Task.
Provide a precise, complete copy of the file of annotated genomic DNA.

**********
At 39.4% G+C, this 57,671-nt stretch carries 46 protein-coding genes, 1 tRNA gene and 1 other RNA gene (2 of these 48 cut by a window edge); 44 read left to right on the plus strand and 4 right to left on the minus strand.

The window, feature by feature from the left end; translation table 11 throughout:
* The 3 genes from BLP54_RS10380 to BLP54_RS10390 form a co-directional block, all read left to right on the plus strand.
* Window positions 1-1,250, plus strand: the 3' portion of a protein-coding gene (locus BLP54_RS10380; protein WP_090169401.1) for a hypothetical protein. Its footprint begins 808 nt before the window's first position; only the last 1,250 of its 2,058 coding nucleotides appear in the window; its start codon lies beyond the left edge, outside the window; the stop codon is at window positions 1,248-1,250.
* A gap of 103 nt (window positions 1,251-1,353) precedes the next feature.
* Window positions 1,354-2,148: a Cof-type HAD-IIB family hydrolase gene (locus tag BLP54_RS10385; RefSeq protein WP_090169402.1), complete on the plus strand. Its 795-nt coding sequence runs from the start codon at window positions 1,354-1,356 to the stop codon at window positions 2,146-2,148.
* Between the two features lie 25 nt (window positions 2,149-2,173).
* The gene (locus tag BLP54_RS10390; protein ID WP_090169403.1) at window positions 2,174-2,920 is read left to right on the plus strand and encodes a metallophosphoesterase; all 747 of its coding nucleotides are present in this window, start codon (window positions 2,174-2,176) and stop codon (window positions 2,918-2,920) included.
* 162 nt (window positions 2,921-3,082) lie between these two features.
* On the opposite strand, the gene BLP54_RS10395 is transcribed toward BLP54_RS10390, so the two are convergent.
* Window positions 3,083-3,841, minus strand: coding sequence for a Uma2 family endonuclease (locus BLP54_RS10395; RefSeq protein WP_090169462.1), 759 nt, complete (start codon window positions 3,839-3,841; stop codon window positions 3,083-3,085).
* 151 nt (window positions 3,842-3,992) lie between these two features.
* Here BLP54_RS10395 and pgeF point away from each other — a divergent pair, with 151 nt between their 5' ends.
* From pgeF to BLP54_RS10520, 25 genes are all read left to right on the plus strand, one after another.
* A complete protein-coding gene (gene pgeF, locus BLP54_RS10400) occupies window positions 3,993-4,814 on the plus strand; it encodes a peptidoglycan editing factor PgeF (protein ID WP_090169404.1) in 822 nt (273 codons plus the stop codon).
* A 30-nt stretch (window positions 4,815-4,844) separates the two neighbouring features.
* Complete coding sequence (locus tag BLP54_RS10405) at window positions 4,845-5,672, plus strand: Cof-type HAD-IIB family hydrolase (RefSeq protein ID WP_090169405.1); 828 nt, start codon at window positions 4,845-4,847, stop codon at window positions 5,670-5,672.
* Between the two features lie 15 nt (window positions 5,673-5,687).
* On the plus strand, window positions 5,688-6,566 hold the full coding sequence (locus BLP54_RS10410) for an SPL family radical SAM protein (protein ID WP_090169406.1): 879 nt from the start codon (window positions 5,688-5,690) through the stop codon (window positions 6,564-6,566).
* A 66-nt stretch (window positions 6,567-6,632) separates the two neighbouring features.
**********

At 39.4% G+C, this 57,671-nt stretch carries 46 protein-coding genes, 1 tRNA gene and 1 other RNA gene (2 of these 48 cut by a window edge); 44 read left to right on the plus strand and 4 right to left on the minus strand.

The window, feature by feature from the left end; translation table 11 throughout:
* The 3 genes from BLP54_RS10380 to BLP54_RS10390 form a co-directional block, all read left to right on the plus strand.
* Window positions 1-1,250, plus strand: the 3' portion of a protein-coding gene (locus BLP54_RS10380; protein WP_090169401.1) for a hypothetical protein. Its footprint begins 808 nt before the window's first position; only the last 1,250 of its 2,058 coding nucleotides appear in the window; its start codon lies beyond the left edge, outside the window; the stop codon is at window positions 1,248-1,250.
* A gap of 103 nt (window positions 1,251-1,353) precedes the next feature.
* Window positions 1,354-2,148: a Cof-type HAD-IIB family hydrolase gene (locus tag BLP54_RS10385; RefSeq protein WP_090169402.1), complete on the plus strand. Its 795-nt coding sequence runs from the start codon at window positions 1,354-1,356 to the stop codon at window positions 2,146-2,148.
* Between the two features lie 25 nt (window positions 2,149-2,173).
* The gene (locus tag BLP54_RS10390; protein ID WP_090169403.1) at window positions 2,174-2,920 is read left to right on the plus strand and encodes a metallophosphoesterase; all 747 of its coding nucleotides are present in this window, start codon (window positions 2,174-2,176) and stop codon (window positions 2,918-2,920) included.
* 162 nt (window positions 2,921-3,082) lie between these two features.
* On the opposite strand, the gene BLP54_RS10395 is transcribed toward BLP54_RS10390, so the two are convergent.
* Window positions 3,083-3,841, minus strand: coding sequence for a Uma2 family endonuclease (locus BLP54_RS10395; RefSeq protein WP_090169462.1), 759 nt, complete (start codon window positions 3,839-3,841; stop codon window positions 3,083-3,085).
* 151 nt (window positions 3,842-3,992) lie between these two features.
* Here BLP54_RS10395 and pgeF point away from each other — a divergent pair, with 151 nt between their 5' ends.
* From pgeF to BLP54_RS10520, 25 genes are all read left to right on the plus strand, one after another.
* A complete protein-coding gene (gene pgeF, locus BLP54_RS10400) occupies window positions 3,993-4,814 on the plus strand; it encodes a peptidoglycan editing factor PgeF (protein ID WP_090169404.1) in 822 nt (273 codons plus the stop codon).
* A 30-nt stretch (window positions 4,815-4,844) separates the two neighbouring features.
* Complete coding sequence (locus tag BLP54_RS10405) at window positions 4,845-5,672, plus strand: Cof-type HAD-IIB family hydrolase (RefSeq protein ID WP_090169405.1); 828 nt, start codon at window positions 4,845-4,847, stop codon at window positions 5,670-5,672.
* Between the two features lie 15 nt (window positions 5,673-5,687).
* On the plus strand, window positions 5,688-6,566 hold the full coding sequence (locus BLP54_RS10410) for an SPL family radical SAM protein (protein ID WP_090169406.1): 879 nt from the start codon (window positions 5,688-5,690) through the stop codon (window positions 6,564-6,566).
* A 66-nt stretch (window positions 6,567-6,632) separates the two neighbouring features.